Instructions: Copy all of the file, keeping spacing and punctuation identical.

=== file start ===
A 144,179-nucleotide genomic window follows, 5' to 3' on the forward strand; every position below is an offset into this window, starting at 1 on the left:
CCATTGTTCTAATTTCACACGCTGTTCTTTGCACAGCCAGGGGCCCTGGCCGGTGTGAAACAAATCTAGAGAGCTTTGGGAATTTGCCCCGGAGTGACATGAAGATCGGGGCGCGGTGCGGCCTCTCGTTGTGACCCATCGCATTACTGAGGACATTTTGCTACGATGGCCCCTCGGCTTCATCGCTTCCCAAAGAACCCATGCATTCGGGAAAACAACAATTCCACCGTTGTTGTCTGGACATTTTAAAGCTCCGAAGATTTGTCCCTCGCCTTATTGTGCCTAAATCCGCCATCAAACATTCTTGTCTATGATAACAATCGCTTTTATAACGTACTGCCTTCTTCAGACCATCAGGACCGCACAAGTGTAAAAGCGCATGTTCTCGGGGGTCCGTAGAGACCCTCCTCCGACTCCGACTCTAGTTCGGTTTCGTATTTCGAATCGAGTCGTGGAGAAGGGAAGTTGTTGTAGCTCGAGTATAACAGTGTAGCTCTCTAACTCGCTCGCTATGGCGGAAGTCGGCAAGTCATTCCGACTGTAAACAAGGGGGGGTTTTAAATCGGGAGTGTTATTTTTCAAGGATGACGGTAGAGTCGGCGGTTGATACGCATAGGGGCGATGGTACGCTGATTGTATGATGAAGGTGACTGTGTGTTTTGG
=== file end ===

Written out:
A 144,179-nucleotide genomic window follows, 5' to 3' on the forward strand; every position below is an offset into this window, starting at 1 on the left:
CCATTGTTCTAATTTCACACGCTGTTCTTTGCACAGCCAGGGGCCCTGGCCGGTGTGAAACAAATCTAGAGAGCTTTGGGAATTTGCCCCGGAGTGACATGAAGATCGGGGCGCGGTGCGGCCTCTCGTTGTGACCCATCGCATTACTGAGGACATTTTGCTACGATGGCCCCTCGGCTTCATCGCTTCCCAAAGAACCCATGCATTCGGGAAAACAACAATTCCACCGTTGTTGTCTGGACATTTTAAAGCTCCGAAGATTTGTCCCTCGCCTTATTGTGCCTAAATCCGCCATCAAACATTCTTGTCTATGATAACAATCGCTTTTATAACGTACTGCCTTCTTCAGACCATCAGGACCGCACAAGTGTAAAAGCGCATGTTCTCGGGGGTCCGTAGAGACCCTCCTCCGACTCCGACTCTAGTTCGGTTTCGTATTTCGAATCGAGTCGTGGAGAAGGGAAGTTGTTGTAGCTCGAGTATAACAGTGTAGCTCTCTAACTCGCTCGCTATGGCGGAAGTCGGCAAGTCATTCCGACTGTAAACAAGGGGGGGTTTTAAATCGGGAGTGTTATTTTTCAAGGATGACGGTAGAGTCGGCGGTTGATACGCATAGGGGCGATGGTACGCTGATTGTATGATGAAGGTGACTGTGTGTTTTGG